Ecological Explainers: Physical Defences

Plants are constantly fighting a battle against critters that want to eat them. We see the result of this battle in the physical defences that plants have evolved over time. Plants use many different types of defence mechanisms; from tough waxy armour to chemical-laden barbs. These defences may do as little as discouraging an enemy from chowing down on the plant, or as much as causing an enemies’ long and painful death. Whatever it takes to avoid being someone’s dinner. In this Ecological Explainer, I’m focusing on those spiky plant parts that we see quite often..that all of us have probably hurt ourselves on at some point.

In botany, we class spiky plant parts into 3 major types:

  • Thorns
  • Spines
  • Prickles


Thorns are sharp and pointed branches. 

They have vascular tissue, and so some will be green telling us they are able to photosynthesise. They can be branched and can have leaves.

Discaria toumatou, Mt Iron (C.Simpson-Young)

Discaria toumatou, a plant endemic to New Zealand, has branches that have developed into thorns. The giveaway is that they are green which means they have vascular tissue and are photosynthesising. Whilst it is native to New Zealand it can often become weedy because it’s the only plant that survives the munching of sheep thanks to their epic thorns. Mt Iron, Wanaka (C.Simpson-Young)


Spines are modified leaves or parts of leaves.

They don’t have vascular tissue and don’t photosynthesise, and tend to be hard and dry. Spines can develop from: the little stem that holds the leaf (petiole); the main cluster of veins in the leaves (midrib); other smaller veins; or the stipule.

Spines of Citrus australasica or Finger Lime (C.Simpson-Young)

The Finger Lime (Citrus australasica) have what we call Stipular Spines. They have developed from the stipule, which is a little bit of tissue that occurs at the base of the leaf stalk (C.Simpson-Young)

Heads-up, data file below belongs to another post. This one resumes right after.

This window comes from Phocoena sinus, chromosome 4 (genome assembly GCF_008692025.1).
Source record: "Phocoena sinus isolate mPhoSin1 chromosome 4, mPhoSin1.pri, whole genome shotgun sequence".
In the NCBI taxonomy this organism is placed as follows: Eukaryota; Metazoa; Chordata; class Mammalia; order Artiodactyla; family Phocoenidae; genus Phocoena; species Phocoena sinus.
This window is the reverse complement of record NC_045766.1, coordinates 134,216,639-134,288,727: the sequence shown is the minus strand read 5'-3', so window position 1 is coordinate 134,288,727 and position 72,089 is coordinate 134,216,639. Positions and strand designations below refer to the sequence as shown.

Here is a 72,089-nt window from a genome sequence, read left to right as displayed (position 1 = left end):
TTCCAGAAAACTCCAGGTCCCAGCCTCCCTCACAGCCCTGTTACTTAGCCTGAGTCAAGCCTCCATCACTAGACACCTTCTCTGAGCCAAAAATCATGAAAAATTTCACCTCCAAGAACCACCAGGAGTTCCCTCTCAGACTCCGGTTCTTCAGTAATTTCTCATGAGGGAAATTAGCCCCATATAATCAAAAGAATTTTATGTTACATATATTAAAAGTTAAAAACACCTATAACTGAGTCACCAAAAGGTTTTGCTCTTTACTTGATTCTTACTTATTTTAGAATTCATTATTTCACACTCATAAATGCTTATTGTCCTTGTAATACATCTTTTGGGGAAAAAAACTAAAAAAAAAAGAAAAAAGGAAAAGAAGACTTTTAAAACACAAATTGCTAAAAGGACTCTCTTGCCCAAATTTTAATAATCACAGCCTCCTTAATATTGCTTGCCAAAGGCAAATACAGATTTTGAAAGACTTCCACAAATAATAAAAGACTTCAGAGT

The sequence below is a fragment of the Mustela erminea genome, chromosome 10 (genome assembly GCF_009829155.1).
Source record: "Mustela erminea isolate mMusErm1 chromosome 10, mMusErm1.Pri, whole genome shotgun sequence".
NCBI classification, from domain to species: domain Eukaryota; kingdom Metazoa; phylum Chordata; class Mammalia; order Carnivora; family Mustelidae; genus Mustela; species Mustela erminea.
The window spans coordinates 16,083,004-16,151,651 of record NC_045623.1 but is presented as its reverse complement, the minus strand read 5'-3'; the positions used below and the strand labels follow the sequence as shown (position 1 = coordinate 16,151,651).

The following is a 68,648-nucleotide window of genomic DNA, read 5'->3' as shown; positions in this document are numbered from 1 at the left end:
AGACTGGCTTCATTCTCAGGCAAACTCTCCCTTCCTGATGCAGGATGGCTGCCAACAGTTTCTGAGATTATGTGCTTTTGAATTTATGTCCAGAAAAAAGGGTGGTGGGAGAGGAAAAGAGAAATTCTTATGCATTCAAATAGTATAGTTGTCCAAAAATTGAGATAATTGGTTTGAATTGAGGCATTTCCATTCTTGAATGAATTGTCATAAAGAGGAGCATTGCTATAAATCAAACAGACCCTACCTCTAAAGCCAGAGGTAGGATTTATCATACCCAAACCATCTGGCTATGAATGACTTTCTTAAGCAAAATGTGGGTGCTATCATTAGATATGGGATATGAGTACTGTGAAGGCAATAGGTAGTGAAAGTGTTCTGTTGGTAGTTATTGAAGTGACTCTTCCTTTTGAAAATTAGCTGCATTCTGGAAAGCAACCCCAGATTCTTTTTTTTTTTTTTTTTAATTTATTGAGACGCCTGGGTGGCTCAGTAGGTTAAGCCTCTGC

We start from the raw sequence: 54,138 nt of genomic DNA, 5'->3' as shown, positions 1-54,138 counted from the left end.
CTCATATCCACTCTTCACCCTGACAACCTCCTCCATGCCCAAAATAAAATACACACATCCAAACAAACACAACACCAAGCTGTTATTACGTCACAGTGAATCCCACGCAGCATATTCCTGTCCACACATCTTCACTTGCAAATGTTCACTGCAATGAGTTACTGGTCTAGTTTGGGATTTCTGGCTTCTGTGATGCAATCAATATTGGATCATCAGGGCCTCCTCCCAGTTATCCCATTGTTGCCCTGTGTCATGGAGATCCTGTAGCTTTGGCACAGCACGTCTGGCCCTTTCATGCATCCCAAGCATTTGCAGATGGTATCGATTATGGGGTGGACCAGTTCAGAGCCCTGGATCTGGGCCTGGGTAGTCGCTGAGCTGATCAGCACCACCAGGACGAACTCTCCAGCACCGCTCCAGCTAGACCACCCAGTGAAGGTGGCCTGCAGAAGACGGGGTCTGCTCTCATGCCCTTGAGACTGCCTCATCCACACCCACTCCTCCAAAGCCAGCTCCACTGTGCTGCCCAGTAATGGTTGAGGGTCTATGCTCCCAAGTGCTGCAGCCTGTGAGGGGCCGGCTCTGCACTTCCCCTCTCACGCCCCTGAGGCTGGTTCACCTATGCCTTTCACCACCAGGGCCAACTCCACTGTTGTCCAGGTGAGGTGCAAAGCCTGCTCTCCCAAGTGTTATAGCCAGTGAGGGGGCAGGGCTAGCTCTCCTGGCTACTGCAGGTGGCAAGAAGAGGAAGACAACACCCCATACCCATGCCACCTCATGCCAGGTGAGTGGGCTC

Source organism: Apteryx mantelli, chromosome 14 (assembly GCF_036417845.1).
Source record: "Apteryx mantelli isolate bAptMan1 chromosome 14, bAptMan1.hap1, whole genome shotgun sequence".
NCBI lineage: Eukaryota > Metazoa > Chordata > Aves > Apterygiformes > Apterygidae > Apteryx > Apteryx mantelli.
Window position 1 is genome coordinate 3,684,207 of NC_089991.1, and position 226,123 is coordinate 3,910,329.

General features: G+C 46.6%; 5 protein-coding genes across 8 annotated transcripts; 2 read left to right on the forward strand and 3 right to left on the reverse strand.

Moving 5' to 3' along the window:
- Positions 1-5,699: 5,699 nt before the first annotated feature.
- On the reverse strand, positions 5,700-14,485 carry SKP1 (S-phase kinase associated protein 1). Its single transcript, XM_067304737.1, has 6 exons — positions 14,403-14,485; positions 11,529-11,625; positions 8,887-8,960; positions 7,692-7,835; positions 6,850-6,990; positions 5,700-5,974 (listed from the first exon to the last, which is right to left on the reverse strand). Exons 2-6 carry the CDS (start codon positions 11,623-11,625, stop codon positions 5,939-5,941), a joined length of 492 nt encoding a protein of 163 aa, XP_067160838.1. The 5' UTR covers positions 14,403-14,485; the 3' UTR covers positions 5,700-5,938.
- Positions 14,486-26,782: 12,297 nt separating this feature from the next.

Spines of a Solanaceae (C.Simpson-Young)

The spines of this Solanaceae species follows the veins in the leaves, indicating they develop from the tissue of the veins (C.Simpson-Young)

Pereskia grandifolia Kew 2015 (C. Simpson-Young)

Pereskia grandifolia, a species of Cactus, has spines that grow out of a pale lump of tissue called areole (a highly modified stem). Kew 2015 (C. Simpson-Young).


Prickles are spiky outgrowths from the bark of a plant.

They are usually small, and grow from the cortex and epidermis layers of the bark. These layers don’t have vascular tissue, so prickles don’t either.

Rose Prickles (C.Simpson-Young)

The terms spine, thorn and prickle are often used interchangeably outside of botany. For example, rose thorns are actually prickles because they are outgrowths of the epidermal layer of the stem (C.Simpson-Young)

In summary, the three main forms of spiky things found on plants are:

  • thorns (spiky stems)
  • spines (spiky leaves and leaf bits)
  • prickles (spiky outgrowths of the bark).

There are some other pricks and piercers like modified roots and trichomes, but I’ll save them for another post.

Armstrong, W.P. (2007) Botany 115 Vegetative Terminology: Modified Roots, Stems and Leaves. Wayne’s Word: Online Textbook of Natural History, accessed Feb 2018  <;

Biology Online Directory (2017), Areole, accessed Feb 2018 <;

Raven, P., Evert, E., Eichhorn, S. (1986) Biology of Plants, Fourth Edition. Worth Publishers: New York.

Missouri Botanical Gardens (2017), Pereskia grandifolia var. grandifolia, accessed Feb 2018 <;

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